National
WB sees 'flat' growth for developing countries
Publish Date: Jun 11, 2014
WB sees 'flat' growth for developing countries
The World Bank says most of the pick-up in growth this year will come from high-income countries. PHOTO/AFP
  • mail
  • img
newvision

WASHINGTON - The World Bank has lowered its 2014 growth forecasts for the global economy, but says advanced economies' rebound from a rough start would help offset stagnation in developing countries.

Most of the pick-up in growth this year will come from high-income countries, particularly the United States and the 18-nation eurozone, the World Bank said in its twice-yearly Global Economic Prospects report.

But a rough start to the year -- bad weather in the United States, financial market turmoil and the Ukraine crisis -- dragged down global growth for the year as a whole, the Bank said.

It marked down its 2014 forecast to a 2.8 percent pace from its January forecast of 3.2 percent. The global economy grew 2.4 percent growth in 2013.

High-income countries would see stronger growth this year of 1.9 percent from 1.3 percent in the previous year, the World Bank said.

But developing countries can expect mixed challenges from the accelerating growth in the rich countries.

As high-income economies expand, their import demand should grow, boosting developing-country exports.

But developing countries will be hard-pressed to find the capacity to meet that demand, because most of them already are fully recovered from the 2008 financial crisis and growing close to potential, the Washington-based development lender said.

Developing countries were projected to grow 4.8 percent this year, substantially below the 5.3 percent estimate in January.

"The outlook for developing countries is for flat growth in 2014. This marks the third year in a row of sub-five percent growth and reflects a more challenging post-crisis global economic environment," it said.

The World Bank's latest outlook marked a deterioration from the January report, when it had raised its growth forecasts, saying both rich and developing countries appeared to be "finally turning the corner" after the global financial crisis.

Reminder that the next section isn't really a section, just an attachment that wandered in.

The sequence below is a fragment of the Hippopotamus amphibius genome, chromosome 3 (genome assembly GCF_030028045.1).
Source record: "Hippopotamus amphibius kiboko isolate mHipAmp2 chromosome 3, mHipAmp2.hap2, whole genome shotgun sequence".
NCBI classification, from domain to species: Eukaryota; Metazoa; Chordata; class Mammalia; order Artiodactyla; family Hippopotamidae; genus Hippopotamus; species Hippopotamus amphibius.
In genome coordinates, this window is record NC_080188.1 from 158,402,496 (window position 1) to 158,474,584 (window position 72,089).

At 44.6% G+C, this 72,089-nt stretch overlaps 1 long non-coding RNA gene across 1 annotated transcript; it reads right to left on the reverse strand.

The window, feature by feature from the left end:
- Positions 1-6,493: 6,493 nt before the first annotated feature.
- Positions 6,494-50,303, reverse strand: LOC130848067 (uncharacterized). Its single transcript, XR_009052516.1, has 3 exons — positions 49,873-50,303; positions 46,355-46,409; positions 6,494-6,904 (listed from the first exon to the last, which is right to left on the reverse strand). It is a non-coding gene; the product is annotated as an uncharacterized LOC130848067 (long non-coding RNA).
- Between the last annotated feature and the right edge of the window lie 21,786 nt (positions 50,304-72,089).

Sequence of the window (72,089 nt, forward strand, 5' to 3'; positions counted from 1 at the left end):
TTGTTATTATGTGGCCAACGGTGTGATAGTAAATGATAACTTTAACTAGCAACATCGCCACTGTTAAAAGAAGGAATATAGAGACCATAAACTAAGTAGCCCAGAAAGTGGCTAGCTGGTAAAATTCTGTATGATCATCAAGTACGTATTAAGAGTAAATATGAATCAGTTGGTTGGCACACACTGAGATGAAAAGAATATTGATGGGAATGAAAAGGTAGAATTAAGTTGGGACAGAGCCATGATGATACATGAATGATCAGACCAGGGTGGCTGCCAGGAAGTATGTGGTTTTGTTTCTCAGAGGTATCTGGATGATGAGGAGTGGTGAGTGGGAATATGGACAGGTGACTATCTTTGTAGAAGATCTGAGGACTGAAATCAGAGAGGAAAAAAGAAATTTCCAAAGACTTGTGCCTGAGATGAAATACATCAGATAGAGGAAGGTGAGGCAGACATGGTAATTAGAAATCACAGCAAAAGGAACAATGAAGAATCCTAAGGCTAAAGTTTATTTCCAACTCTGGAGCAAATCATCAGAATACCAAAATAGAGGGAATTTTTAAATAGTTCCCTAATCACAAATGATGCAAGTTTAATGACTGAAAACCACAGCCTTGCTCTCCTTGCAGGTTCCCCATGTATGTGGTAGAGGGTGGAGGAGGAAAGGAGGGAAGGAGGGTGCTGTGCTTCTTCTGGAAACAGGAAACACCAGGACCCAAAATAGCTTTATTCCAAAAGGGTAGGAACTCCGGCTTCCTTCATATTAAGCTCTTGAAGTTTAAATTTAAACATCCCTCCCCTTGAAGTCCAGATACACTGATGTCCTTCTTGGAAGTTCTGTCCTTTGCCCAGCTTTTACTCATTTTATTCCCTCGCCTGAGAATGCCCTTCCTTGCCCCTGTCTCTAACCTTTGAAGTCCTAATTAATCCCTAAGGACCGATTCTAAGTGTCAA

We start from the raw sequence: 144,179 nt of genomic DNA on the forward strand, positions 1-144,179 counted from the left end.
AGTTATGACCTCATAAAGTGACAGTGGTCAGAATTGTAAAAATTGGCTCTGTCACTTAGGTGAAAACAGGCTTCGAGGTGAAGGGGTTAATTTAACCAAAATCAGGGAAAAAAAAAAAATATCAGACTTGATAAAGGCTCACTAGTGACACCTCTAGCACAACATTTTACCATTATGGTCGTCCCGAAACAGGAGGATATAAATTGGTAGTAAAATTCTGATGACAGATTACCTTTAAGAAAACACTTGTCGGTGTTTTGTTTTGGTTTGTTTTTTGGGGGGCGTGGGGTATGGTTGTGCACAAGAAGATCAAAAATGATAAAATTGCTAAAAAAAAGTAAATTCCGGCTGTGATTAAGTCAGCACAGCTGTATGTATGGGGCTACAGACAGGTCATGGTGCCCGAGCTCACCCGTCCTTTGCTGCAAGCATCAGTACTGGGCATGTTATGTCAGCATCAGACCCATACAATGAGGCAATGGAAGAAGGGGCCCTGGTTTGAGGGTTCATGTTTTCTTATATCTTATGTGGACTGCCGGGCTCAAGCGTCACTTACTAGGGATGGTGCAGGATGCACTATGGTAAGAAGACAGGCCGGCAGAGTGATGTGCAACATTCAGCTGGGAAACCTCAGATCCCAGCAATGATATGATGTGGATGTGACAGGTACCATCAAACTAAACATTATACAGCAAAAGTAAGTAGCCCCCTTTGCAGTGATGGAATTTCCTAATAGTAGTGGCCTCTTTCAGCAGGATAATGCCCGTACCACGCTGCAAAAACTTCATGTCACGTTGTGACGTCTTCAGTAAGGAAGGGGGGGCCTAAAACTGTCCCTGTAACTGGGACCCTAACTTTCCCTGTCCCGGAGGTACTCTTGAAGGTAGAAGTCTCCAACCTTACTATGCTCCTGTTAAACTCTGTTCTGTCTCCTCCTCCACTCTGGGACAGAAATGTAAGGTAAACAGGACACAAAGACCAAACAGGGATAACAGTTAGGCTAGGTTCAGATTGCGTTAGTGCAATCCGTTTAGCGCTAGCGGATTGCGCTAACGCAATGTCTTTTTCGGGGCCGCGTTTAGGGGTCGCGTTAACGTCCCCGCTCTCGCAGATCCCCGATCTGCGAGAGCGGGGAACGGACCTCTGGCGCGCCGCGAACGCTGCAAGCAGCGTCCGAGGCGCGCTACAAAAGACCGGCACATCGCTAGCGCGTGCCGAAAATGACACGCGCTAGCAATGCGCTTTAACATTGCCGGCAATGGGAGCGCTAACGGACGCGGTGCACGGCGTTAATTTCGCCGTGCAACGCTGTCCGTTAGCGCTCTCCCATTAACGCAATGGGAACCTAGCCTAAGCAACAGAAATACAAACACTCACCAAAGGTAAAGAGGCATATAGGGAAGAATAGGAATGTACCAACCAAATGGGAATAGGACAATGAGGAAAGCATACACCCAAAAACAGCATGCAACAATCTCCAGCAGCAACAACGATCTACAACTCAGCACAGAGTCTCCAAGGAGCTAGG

Weakness in China

Much of the slowdown this year reflected weakness in China, the world's second-largest economy.


The headquarters of the People's Bank of China. Recently, the African Development Bank and the People’s Bank of China entered into a $2b (about sh5 trillion) co-financing fund  PHOTO/AFP  PHOTO/AFP

First-quarter growth in Chinese gross domestic product was only a 5.8 percent annualized rate, with a sharp deceleration in industrial output and Beijing taking steps to tighten credit.

The Washington-based lender forecast growth of 7.6 percent this year, lower than China's 7.7-percent growth rate in 2013. Beijing's own target for this year is 7.5 percent.

GDP growth accelerated slightly in the first quarter in India, Mexico and the Philippines. But the pace of growth slowed in Indonesia, Mongolia, Malaysia and Brazil and turned negative in South Africa and Peru.

Sharp annualized contractions of between eight and 12 percent occurred in Ukraine, Thailand and Morocco.

The weakness in developing countries reflected a slew of factors, including knock-on effects from the severe winter in the US; political tensions in Thailand, Ukraine and Turkey; labor unrest in South Africa; and monetary policy tightening following financial market turmoil a year ago, the Bank said.